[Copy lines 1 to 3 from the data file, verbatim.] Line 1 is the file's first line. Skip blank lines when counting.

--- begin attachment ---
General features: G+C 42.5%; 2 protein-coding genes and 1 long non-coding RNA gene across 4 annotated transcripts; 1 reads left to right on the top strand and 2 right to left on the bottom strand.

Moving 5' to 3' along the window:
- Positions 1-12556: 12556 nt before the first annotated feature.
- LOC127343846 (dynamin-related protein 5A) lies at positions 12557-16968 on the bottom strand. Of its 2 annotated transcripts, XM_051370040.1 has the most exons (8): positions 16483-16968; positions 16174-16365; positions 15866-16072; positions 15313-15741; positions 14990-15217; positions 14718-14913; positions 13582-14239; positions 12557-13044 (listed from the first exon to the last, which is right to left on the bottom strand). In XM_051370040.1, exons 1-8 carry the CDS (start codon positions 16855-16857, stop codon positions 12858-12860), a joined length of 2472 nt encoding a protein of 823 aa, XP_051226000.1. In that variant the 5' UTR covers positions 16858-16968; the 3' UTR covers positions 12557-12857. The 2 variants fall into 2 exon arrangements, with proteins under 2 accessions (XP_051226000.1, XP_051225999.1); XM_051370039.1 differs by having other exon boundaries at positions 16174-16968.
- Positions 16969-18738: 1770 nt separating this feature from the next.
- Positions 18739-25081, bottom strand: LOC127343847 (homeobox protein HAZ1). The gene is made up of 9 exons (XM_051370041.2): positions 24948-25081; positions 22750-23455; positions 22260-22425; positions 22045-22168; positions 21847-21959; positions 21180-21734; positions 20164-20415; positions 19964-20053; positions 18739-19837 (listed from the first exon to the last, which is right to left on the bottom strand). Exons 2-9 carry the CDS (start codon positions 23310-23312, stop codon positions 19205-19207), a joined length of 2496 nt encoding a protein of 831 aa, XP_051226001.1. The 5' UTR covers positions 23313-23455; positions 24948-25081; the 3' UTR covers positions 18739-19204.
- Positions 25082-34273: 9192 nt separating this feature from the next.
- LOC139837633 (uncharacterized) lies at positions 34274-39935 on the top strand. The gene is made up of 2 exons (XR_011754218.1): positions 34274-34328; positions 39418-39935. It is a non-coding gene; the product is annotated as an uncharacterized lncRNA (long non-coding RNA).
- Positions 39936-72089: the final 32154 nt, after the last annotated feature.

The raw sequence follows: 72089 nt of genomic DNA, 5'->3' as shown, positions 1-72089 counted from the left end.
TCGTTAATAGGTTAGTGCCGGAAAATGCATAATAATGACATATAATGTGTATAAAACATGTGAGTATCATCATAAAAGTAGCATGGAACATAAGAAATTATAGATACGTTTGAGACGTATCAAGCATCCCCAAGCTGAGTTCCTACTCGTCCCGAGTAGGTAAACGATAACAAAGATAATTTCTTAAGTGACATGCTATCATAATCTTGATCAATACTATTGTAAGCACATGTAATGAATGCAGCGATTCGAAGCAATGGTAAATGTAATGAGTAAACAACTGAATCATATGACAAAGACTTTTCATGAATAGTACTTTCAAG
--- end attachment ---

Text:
General features: G+C 42.5%; 2 protein-coding genes and 1 long non-coding RNA gene across 4 annotated transcripts; 1 reads left to right on the top strand and 2 right to left on the bottom strand.

Moving 5' to 3' along the window:
- Positions 1-12556: 12556 nt before the first annotated feature.